FIG. 5 is a flowchart that illustrates a typical operational sequence executed by the media server encryptor 74 (FIG. 3) in performing a media file download initiated by the transaction server 10. The encryptor 74 receives media files from the media server 70 in operation 120. Transaction instructions and the requesting player/receiver's local encryption key are received from the transaction server 10 in operation 122. In operation 124, the requested media files are encrypted. In operation 126, the encrypted files are downloaded via the network to the requesting player/receiver.
FIG. 6 is a flowchart that illustrates a typical operational sequence executed by the player/receiver 30 during a usage session. After power is applied to the player/receiver in operation 130, the user is prompted to enter a PIN into the player/receiver (operation 132). In operation 134, the user is prompted to select media titles and enter selected media title codes. This is followed by operation 136 where the user presses the GET MEDIA button (FIG. 10) to send a request for the selected titles to the transaction server via the network. In operation 138, the file download from the content provider to the player/receiver begins. In operation 140, the title names of the downloaded files are added to the online program guide. In operation 142, the user is prompted to begin playback of the downloaded file or to make another selection.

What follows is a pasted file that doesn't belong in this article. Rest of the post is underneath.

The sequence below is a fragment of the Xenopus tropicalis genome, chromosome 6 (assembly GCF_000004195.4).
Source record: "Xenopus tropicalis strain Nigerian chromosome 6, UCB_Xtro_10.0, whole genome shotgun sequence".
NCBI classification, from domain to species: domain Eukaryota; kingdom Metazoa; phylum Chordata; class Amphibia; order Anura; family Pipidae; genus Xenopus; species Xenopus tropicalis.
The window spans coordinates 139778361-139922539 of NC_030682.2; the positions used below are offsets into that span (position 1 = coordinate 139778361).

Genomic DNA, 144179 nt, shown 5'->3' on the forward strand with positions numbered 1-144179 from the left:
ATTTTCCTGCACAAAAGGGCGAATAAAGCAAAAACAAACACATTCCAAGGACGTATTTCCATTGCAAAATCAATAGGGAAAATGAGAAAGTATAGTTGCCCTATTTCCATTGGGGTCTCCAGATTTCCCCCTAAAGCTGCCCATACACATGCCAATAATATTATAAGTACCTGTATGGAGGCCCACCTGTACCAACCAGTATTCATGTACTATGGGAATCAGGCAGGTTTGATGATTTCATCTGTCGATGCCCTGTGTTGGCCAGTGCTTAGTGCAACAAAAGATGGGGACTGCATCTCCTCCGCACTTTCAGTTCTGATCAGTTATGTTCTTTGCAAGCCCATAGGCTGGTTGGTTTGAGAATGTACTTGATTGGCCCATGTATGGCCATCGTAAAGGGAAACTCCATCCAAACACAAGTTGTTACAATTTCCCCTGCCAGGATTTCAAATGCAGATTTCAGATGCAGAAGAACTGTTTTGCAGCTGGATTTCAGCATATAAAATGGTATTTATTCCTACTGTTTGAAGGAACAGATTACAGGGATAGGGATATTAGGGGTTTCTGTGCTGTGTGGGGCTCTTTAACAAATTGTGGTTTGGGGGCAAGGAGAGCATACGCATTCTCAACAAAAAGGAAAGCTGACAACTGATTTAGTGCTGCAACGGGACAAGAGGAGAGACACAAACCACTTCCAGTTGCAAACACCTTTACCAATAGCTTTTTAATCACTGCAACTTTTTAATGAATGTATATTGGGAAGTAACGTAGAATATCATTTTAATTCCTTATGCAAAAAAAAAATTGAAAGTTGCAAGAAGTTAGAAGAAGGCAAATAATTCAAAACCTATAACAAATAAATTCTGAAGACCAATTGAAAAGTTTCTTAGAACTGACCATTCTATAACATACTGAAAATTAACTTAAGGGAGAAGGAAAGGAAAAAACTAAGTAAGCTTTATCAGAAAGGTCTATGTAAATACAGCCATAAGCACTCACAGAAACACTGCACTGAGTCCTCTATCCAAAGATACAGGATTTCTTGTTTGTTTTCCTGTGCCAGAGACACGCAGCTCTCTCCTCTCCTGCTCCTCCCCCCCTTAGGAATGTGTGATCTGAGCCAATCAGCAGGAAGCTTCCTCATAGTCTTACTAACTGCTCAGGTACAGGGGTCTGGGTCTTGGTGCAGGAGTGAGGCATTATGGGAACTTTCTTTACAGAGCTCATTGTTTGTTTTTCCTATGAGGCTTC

FIG. 7 is a flowchart that shows the automated process of creating unique dynamically encrypted player/receiver specific files in response to file requests. Media files downloaded from the content provider site are dynamically encrypted before they are transmitted to the player/receiver via the communications network. The encryption process is preferably modular, enabling new algorithms to be used as they become available. Examples of existing encryption algorithms include PGP and the Unix crypt command. The encryption process uses an encryption key provided by the requesting and authenticated player/receiver. This insures that the media files can only be decrypted by the same player/receiver which made the request. In order to provide additional security, all communication between the player/receiver, the media server and the transaction server occurs over secure connections. For example, in one implementation, the network connections may be made using secure socket layer(SSL) technology. This prevents a third party from intercepting keys and other unencrypted information in transit. In operation 148, the media server 70 receives an authenticated player/receiver 30 generated local encryption key, transaction ID and media request from the transaction server 10. In operation 150, the encryptor 40 dynamically generates an encryption key that is local to the media server 70. In operation 154, the requested files are uniquely encrypted for download using the dynamically generated encryptor key and the local encryption key received from the requesting player/receiver 30. In operation 156, the encrypted files are transmitted directly to the requesting player/receiver via the network.